Kali Linux 2.0 Review
Earlier today, Kali Linux 2.0 was released. For those of you who don't already know, Kali Linux is the GNU/Linux distro built specifically for digital forensics and penetration testing. Kali is based on Debian and version 2.0 comes with GNOME as it's default Desktop Environment. Kali Linux 2.0 also comes with the 4.0 Linux kernel.
When I went to go download Kali 2.0 this morning Kali.org was down. I waited a few minutes, but it continued to be non-responsive. So I went to the Google cache of the downloads page and downloaded the torrent file I needed. Upon downloaded the file I used dd to put the ISO file on a flashdrive and installed it on my Inspiron 5323 laptop. The install was smooth, quick, and simple. The only problem I had(which I have with most Debian based distros on this laptop) is while I am installing the distro, the trackpad does not work but after the install it works fine. You don't need a trackpad or mouse for the install, but I plugged one in just incase I needed to edit partitions manually and didn't want to fool around with the Tab key.
When it finished the install and I rebooted, it didn't work; it went to grub, I made the selection, entered in my encryption passphrase(I opted for full disk encryption), and then it ran through it's basic startup log but then went to a black screen with just a line flashing at the top left of the screen. After several minutes, I tried again, no luck. So I booted into the recovery mode, entered the encryption passphrase, and logged into the root account. Once everything worked fine in the recovery mode, I rebooted and everything started up normally into the user interface
Upon entering the account with the DE(not recovery mode), you are welcomed with a clean cut, simple, and self explanatory layout. The first physical changes I noticed in the layout was the addition of the application bar on the left border and that the workspace navigator in the bottom right corner was gone. I love what they've done with their new tools menu layout. Before it seemed like an endless chain of tiered categories, but now its simple, as well as compact. Another big change is that the workspaces are now stacked vertically rather than horizontally. This took some time to get used to, as I have always used horizontal workspaces. A nice feature of the workspaces is that by default it only adds one workspace ahead of your last window. This keeps things concise and less confusing, as well as being convenient so you never have to worry about adding more workspaces.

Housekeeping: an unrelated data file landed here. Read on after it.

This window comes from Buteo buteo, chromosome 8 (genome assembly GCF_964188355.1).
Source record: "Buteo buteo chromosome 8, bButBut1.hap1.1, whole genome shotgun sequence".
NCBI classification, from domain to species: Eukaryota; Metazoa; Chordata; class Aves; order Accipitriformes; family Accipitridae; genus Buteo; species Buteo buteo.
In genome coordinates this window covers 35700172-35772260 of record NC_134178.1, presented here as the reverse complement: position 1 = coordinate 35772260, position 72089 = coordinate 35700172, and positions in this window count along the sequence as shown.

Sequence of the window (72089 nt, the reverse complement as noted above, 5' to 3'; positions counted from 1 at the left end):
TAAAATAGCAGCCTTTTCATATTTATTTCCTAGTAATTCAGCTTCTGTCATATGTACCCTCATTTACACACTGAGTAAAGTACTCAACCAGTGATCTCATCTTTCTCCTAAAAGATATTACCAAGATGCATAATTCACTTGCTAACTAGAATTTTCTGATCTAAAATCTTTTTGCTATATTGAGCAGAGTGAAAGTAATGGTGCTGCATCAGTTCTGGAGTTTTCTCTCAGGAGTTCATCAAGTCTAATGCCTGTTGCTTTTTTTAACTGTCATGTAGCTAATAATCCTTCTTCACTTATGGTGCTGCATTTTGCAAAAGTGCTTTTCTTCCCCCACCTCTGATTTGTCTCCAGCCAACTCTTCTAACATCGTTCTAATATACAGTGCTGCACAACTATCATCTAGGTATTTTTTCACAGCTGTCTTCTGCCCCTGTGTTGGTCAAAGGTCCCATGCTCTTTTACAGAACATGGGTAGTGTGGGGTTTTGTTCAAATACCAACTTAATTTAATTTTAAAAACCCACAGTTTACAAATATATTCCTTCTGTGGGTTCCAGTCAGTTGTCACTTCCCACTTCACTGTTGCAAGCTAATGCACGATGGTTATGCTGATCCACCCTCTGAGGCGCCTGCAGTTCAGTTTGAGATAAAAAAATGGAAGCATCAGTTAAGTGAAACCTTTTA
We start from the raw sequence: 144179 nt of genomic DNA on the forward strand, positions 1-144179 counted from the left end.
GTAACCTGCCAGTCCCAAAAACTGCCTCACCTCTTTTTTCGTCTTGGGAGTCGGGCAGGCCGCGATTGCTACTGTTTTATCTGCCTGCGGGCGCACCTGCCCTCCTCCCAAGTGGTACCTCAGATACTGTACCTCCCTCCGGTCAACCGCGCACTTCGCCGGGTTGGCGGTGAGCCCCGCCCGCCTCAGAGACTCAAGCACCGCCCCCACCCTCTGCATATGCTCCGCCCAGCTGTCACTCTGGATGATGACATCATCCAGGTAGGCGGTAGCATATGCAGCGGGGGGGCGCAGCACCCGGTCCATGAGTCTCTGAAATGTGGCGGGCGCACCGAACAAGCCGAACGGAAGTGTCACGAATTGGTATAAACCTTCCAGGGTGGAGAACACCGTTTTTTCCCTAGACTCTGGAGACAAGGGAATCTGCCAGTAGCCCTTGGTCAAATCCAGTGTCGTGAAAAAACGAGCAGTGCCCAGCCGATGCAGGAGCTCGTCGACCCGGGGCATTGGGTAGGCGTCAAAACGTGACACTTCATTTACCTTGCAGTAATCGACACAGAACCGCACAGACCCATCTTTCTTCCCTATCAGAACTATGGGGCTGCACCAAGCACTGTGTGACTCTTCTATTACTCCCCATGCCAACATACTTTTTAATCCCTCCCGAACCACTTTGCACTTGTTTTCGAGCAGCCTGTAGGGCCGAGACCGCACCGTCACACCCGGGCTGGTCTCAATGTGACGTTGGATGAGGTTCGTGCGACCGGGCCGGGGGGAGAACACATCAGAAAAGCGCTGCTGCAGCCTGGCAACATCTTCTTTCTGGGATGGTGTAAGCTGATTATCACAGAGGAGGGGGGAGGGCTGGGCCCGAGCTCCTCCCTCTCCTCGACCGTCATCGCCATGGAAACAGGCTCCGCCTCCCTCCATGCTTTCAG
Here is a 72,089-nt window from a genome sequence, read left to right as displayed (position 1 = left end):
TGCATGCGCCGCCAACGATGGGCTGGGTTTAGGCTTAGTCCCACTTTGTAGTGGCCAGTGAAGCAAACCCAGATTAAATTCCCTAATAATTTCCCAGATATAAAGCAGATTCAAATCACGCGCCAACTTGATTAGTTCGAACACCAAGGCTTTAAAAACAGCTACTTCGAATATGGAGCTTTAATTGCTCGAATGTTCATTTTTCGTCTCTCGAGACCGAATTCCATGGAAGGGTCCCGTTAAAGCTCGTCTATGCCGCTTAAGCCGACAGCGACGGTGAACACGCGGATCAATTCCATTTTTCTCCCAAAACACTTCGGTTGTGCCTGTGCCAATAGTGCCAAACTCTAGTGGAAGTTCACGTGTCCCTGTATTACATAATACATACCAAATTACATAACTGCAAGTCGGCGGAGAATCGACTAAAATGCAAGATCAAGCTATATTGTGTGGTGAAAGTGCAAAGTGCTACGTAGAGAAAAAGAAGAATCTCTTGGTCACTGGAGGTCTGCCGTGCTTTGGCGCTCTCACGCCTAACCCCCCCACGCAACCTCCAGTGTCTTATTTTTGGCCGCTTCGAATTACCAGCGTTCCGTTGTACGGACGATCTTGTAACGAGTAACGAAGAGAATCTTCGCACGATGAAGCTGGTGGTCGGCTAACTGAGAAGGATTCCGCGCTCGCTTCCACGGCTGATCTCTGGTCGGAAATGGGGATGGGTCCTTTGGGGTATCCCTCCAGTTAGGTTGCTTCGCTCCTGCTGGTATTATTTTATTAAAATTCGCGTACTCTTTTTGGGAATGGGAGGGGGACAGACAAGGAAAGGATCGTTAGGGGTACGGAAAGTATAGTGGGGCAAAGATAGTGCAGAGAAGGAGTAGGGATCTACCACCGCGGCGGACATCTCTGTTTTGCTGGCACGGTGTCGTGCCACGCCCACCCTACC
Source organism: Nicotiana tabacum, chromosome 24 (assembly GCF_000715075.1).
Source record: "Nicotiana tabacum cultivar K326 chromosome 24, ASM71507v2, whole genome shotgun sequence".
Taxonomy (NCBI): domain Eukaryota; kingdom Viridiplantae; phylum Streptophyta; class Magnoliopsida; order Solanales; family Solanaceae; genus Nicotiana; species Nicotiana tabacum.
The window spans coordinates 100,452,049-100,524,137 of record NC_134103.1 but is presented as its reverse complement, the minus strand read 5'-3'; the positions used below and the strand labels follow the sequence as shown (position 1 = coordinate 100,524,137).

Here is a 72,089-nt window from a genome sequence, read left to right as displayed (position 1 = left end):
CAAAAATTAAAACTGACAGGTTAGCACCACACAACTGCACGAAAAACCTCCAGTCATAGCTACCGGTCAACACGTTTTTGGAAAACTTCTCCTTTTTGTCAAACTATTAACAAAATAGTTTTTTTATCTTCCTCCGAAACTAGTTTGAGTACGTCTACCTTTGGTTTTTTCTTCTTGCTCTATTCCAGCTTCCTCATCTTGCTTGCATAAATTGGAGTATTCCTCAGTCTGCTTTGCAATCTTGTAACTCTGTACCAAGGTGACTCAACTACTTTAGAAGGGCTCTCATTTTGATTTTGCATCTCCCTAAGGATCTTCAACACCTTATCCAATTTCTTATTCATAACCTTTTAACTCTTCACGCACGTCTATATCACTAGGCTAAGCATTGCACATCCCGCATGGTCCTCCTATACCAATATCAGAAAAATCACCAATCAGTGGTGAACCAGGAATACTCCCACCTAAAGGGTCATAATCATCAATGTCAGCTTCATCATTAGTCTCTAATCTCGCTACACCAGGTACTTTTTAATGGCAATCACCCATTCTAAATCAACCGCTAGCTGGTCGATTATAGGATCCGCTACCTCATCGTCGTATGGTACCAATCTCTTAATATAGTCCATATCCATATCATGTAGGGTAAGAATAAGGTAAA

Even though it is on is not an extremely powerful laptop, it still ran very smoothly. For the majority of the time I've used this laptop I've used Crunchbang, so Kali 2.0 wasn't nearly as nimble as I was used to on this machine. Though it still was quite snappy. The only experience I had with true lag was when I was compiling several programs(I think vim and tmux) at once and browsing, and this only lasted a second or two. The battery life has been surprisingly quite good. Previously when this laptop was on Crunchbang++, I was only getting 4-5 hours out of the battery. But today I've been using it a lot unplugged and it hasn't had a problem, also its estimated time left at 100% is around 7 hours!
It is also using very little memory and CPU. It almost rivals Crunchbang(and Crunchbang++) in how little resources it uses in idle. With only a terminal with htop open, its averaging around 680MB of ram and close to 1-2% of CPU. Though once you start moving around the DE(switching workspaces, going through menus, etc.) the CPU usage jumps around 15%, but the memory stays constant. All together its only using 8.4GB of disk space after customizing it and adding several applications.
The settings are easy to change and the menu for network, Bluetooth, battery, etc. is very simple and intuitive. They also added a desktop recording software which is extremely straightforward to use. Another nice feature is the search they included, it will search your computer for applications, files, settings, and more; offering good feel of organization. Many of the tools have remarkably good response times, much quicker than in earlier versions of Kali Linux. There used to be some where you would have to wait around for something to start, but most open almost instantaneously now.
Overall, I really like Kali Linux 2.0. It offers a great balance between performance, design, usability. It's almost good enough(in my mind) to use it as an everyday desktop distro, but crunchbang++ still has the upper-hand. That being said, I will keep it on my laptop and I'm sure it will be enjoyable to use for months, or maybe even years to come.